MARKS: "22" impressed.
PURCHASED FROM: E. Pinkus Antiques, New york, 1970.
This plate is part of the Smithsonian’s Hans Syz Collection of Meissen Porcelain. Dr. Syz (1894-1991) began his collection in the early years of World War II, when he purchased eighteenth-century Meissen table wares from the Art Exchange run by the New York dealer Adolf Beckhardt (1889-1962). Dr. Syz, a Swiss immigrant to the United States, collected Meissen porcelain while engaged in a professional career in psychiatry and the research of human behavior. He believed that cultural artifacts have an important role to play in enhancing our awareness and understanding of human creativity and its communication among peoples. His collection grew to represent this conviction.
The invention of Meissen porcelain, declared over three hundred years ago early in 1709, was a collective achievement that represents an early modern precursor to industrial chemistry and materials science. The porcelains we see in our museum collections, made in the small town of Meissen in Germany, were the result of an intense period of empirical research. Generally associated with artistic achievement of a high order, Meissen porcelain was also a technological achievement in the development of inorganic, non-metallic materials.
Underglaze blue as seen on this plate was a challenge for the Meissen manufactory’s laboratory. Cobalt blue is one of few colors derived from metal oxides that can withstand high temperatures without vanishing, and for several centuries the German stoneware tradition used cobalt pigments to ornament vessels and tiles. However, firing porcelain at a much higher temperature meant that the oxide became unstable, causing it to bleed into the glaze, losing definition in the design. The blue color at Meissen was not pleasing either, especially in comparison to the bright blues characteristic of the most prized Chinese blue and white porcelain so much desired in the West.
The production of cobalt blue pigments (blaufarben) was one of the major metal and mineral industries of Saxony, so it was particularly frustrating to the Meissen team when faced with a problem that took many years to resolve. Mined since the early sixteenth century in the Erzgebirge (Ore Mountains) near Dresden, cobalt became a major source of blue pigments in Europe. Found combined with other metals and semi-metals – nickel, iron, copper, bismuth and arsenic – cobalt salts, after smelting and separation, were then processed into smalt, a pigment used by painters, and zaffer, a preparation used in enamel and glass production. However, neither of these pigments was suitable for underglaze painting on porcelain.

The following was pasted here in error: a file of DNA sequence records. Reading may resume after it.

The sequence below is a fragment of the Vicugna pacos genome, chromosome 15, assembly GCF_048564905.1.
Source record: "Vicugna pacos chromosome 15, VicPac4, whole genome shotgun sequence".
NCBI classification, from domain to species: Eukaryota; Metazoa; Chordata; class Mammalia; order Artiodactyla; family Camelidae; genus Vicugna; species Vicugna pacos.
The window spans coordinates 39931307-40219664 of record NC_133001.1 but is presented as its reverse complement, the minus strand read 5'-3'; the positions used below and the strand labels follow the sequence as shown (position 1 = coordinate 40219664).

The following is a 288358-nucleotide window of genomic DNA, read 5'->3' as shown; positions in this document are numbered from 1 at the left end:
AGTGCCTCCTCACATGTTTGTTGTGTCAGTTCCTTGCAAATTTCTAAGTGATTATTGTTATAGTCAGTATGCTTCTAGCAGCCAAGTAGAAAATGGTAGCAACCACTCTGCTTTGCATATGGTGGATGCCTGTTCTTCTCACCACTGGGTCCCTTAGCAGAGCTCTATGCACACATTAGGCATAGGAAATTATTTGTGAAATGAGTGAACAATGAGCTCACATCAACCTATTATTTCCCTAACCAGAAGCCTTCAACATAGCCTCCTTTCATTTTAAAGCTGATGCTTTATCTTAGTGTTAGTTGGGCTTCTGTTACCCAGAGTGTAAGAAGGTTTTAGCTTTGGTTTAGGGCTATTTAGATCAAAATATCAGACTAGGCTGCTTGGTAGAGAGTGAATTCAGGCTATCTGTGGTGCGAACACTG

So keen was Augustus II, the Elector of Saxony and King of Poland, to have underglaze blue decorated porcelain that he set an award of 1000 thalers for anyone who met with success in securing a reliable blue color. For many years the metallurgist David Köhler (1683?-1723), a member of the original team at Meissen, worked on the problem. So did Samuel Stölzel and two painters, Johann Georg Mehlhorn (c. 1671-1735) and Conrad Hunger (dates unknown) who received 300 thalers each when they presented the Elector with underglaze blue porcelain of rather mediocre quality. Köhler improved the stability of the pigment, but when he died in 1723, and when feldspar replaced alabaster in the porcelain body itself, further difficulties arose that were finally resolved in the late 1720s with a fine blue pigment on a whiter porcelain body. (Pietsch, U., Triumph of the Blue Swords, 2008, p.22)
This plate, produced in about 1740 when the manufactory had underglaze blue well under control, features the so-called ‘Zwiebelmuster’ or ‘onion’ pattern, probably introduced in this form in the late 1720s. It has long been assumed that the 'onion' pattern was a copy of a Chinese protoype, but it was a Meissen design with several variations based on Chinese motifs.(Pietsch,U., Triumph of the Blue Swords, 2010, p. 245). To ensure a consistent standard in the production of table services the ‘onion’ patterns were first ‘pounced’ onto the surface of the porcelain, leaving a traceable design for the painters to follow, a practice that continues at Meissen today.
Meissen’s blue and white ‘onion’ pattern was immensely successful, and modified versions are still in production. Underglaze blue painted in imitation of Meissen porcelains were produced at many European porcelain manufactories during the eighteenth century, and they became the preferred domestic choice for those who could afford to buy them. Consumers still find blue and white pottery, porcelain, and china attractive and desirable for everyday use in the home.
On underglaze blue painting at Meissen see Pietsch, U., Banz, C., 2010, Triumph of the Blue Swords: Meissen Porcelain for Aristocracy and Bourgoisie 1710-1815, pp. 22-23.
Carswell, J., 1985, Blue and White: Chinese Porcelain and its impact on the Western World.
Syz, H., Rückert, R., Miller, J. J. II., 1979, Catalogue of the Hans Syz Collection: Meissen Porcelain and Hausmalerei, pp 242-243.
Our collection database is a work in progress. We may update this record based on further research and review. Learn more about our approach to sharing our collection online.